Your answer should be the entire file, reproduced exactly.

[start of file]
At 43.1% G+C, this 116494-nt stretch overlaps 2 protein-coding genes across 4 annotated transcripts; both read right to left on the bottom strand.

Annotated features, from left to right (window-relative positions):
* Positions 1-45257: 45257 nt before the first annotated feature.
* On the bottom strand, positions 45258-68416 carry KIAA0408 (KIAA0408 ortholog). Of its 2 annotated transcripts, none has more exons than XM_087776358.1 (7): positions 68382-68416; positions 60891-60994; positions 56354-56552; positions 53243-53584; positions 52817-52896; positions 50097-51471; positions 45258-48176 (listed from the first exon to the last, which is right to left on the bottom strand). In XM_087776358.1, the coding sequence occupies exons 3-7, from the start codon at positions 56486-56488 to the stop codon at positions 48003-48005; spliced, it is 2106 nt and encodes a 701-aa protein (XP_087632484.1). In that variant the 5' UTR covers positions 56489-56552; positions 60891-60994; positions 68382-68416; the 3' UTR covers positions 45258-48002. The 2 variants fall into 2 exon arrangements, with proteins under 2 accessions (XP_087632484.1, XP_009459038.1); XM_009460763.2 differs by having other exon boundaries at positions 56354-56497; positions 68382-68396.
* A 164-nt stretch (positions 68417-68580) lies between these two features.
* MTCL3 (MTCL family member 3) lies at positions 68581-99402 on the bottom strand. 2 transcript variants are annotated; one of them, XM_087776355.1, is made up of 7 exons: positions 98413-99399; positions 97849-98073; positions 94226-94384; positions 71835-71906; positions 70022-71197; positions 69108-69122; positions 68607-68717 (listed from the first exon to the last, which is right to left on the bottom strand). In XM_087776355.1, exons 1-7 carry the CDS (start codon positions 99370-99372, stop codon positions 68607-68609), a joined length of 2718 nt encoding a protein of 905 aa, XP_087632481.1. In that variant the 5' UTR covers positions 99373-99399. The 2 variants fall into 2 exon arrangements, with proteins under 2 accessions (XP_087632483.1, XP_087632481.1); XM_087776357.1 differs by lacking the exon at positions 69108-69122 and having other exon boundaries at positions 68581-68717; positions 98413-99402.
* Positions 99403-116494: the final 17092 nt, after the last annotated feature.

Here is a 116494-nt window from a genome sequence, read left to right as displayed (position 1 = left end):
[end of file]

At 43.1% G+C, this 116494-nt stretch overlaps 2 protein-coding genes across 4 annotated transcripts; both read right to left on the bottom strand.

Annotated features, from left to right (window-relative positions):
* Positions 1-45257: 45257 nt before the first annotated feature.
* On the bottom strand, positions 45258-68416 carry KIAA0408 (KIAA0408 ortholog). Of its 2 annotated transcripts, none has more exons than XM_087776358.1 (7): positions 68382-68416; positions 60891-60994; positions 56354-56552; positions 53243-53584; positions 52817-52896; positions 50097-51471; positions 45258-48176 (listed from the first exon to the last, which is right to left on the bottom strand). In XM_087776358.1, the coding sequence occupies exons 3-7, from the start codon at positions 56486-56488 to the stop codon at positions 48003-48005; spliced, it is 2106 nt and encodes a 701-aa protein (XP_087632484.1). In that variant the 5' UTR covers positions 56489-56552; positions 60891-60994; positions 68382-68416; the 3' UTR covers positions 45258-48002. The 2 variants fall into 2 exon arrangements, with proteins under 2 accessions (XP_087632484.1, XP_009459038.1); XM_009460763.2 differs by having other exon boundaries at positions 56354-56497; positions 68382-68396.
* A 164-nt stretch (positions 68417-68580) lies between these two features.
* MTCL3 (MTCL family member 3) lies at positions 68581-99402 on the bottom strand. 2 transcript variants are annotated; one of them, XM_087776355.1, is made up of 7 exons: positions 98413-99399; positions 97849-98073; positions 94226-94384; positions 71835-71906; positions 70022-71197; positions 69108-69122; positions 68607-68717 (listed from the first exon to the last, which is right to left on the bottom strand). In XM_087776355.1, exons 1-7 carry the CDS (start codon positions 99370-99372, stop codon positions 68607-68609), a joined length of 2718 nt encoding a protein of 905 aa, XP_087632481.1. In that variant the 5' UTR covers positions 99373-99399. The 2 variants fall into 2 exon arrangements, with proteins under 2 accessions (XP_087632483.1, XP_087632481.1); XM_087776357.1 differs by lacking the exon at positions 69108-69122 and having other exon boundaries at positions 68581-68717; positions 98413-99402.
* Positions 99403-116494: the final 17092 nt, after the last annotated feature.

Here is a 116494-nt window from a genome sequence, read left to right as displayed (position 1 = left end):